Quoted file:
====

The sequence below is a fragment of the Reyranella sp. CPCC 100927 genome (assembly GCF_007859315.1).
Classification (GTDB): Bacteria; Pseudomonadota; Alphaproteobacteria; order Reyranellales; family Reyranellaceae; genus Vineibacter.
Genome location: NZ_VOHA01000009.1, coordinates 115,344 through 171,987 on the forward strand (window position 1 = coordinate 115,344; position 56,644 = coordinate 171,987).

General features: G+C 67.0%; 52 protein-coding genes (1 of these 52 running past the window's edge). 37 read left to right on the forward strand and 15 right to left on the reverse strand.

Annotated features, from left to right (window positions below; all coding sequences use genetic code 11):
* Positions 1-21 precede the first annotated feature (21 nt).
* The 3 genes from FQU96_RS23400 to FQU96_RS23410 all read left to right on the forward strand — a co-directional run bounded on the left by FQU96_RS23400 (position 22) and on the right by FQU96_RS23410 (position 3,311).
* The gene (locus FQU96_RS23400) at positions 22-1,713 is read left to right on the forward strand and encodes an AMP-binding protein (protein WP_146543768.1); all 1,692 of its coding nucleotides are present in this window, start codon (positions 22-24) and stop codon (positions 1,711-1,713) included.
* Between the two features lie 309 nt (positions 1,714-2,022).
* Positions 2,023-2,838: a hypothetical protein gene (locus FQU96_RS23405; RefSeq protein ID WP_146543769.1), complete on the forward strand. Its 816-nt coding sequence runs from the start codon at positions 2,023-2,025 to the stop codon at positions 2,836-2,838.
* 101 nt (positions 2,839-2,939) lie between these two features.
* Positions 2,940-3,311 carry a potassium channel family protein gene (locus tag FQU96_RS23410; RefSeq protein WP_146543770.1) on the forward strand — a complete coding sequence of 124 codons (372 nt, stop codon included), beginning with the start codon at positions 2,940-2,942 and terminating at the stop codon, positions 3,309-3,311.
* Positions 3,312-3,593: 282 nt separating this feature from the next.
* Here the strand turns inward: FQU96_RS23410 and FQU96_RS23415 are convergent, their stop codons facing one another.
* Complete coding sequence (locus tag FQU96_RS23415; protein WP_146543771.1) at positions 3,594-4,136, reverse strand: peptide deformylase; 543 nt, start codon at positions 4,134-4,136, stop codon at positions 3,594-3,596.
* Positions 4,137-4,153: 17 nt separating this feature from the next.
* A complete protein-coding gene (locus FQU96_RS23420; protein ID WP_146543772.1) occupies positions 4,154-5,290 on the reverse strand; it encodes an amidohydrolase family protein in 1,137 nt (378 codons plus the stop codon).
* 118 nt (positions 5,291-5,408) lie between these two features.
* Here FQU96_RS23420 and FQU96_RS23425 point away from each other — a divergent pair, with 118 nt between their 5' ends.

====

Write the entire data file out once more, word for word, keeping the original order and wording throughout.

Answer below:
The sequence below is a fragment of the Reyranella sp. CPCC 100927 genome (assembly GCF_007859315.1).
Classification (GTDB): Bacteria; Pseudomonadota; Alphaproteobacteria; order Reyranellales; family Reyranellaceae; genus Vineibacter.
Genome location: NZ_VOHA01000009.1, coordinates 115,344 through 171,987 on the forward strand (window position 1 = coordinate 115,344; position 56,644 = coordinate 171,987).

General features: G+C 67.0%; 52 protein-coding genes (1 of these 52 running past the window's edge). 37 read left to right on the forward strand and 15 right to left on the reverse strand.

Annotated features, from left to right (window positions below; all coding sequences use genetic code 11):
* Positions 1-21 precede the first annotated feature (21 nt).
* The 3 genes from FQU96_RS23400 to FQU96_RS23410 all read left to right on the forward strand — a co-directional run bounded on the left by FQU96_RS23400 (position 22) and on the right by FQU96_RS23410 (position 3,311).
* The gene (locus FQU96_RS23400) at positions 22-1,713 is read left to right on the forward strand and encodes an AMP-binding protein (protein WP_146543768.1); all 1,692 of its coding nucleotides are present in this window, start codon (positions 22-24) and stop codon (positions 1,711-1,713) included.
* Between the two features lie 309 nt (positions 1,714-2,022).
* Positions 2,023-2,838: a hypothetical protein gene (locus FQU96_RS23405; RefSeq protein ID WP_146543769.1), complete on the forward strand. Its 816-nt coding sequence runs from the start codon at positions 2,023-2,025 to the stop codon at positions 2,836-2,838.
* 101 nt (positions 2,839-2,939) lie between these two features.
* Positions 2,940-3,311 carry a potassium channel family protein gene (locus tag FQU96_RS23410; RefSeq protein WP_146543770.1) on the forward strand — a complete coding sequence of 124 codons (372 nt, stop codon included), beginning with the start codon at positions 2,940-2,942 and terminating at the stop codon, positions 3,309-3,311.
* Positions 3,312-3,593: 282 nt separating this feature from the next.
* Here the strand turns inward: FQU96_RS23410 and FQU96_RS23415 are convergent, their stop codons facing one another.
* Complete coding sequence (locus tag FQU96_RS23415; protein WP_146543771.1) at positions 3,594-4,136, reverse strand: peptide deformylase; 543 nt, start codon at positions 4,134-4,136, stop codon at positions 3,594-3,596.
* Positions 4,137-4,153: 17 nt separating this feature from the next.
* A complete protein-coding gene (locus FQU96_RS23420; protein ID WP_146543772.1) occupies positions 4,154-5,290 on the reverse strand; it encodes an amidohydrolase family protein in 1,137 nt (378 codons plus the stop codon).
* 118 nt (positions 5,291-5,408) lie between these two features.
* Here FQU96_RS23420 and FQU96_RS23425 point away from each other — a divergent pair, with 118 nt between their 5' ends.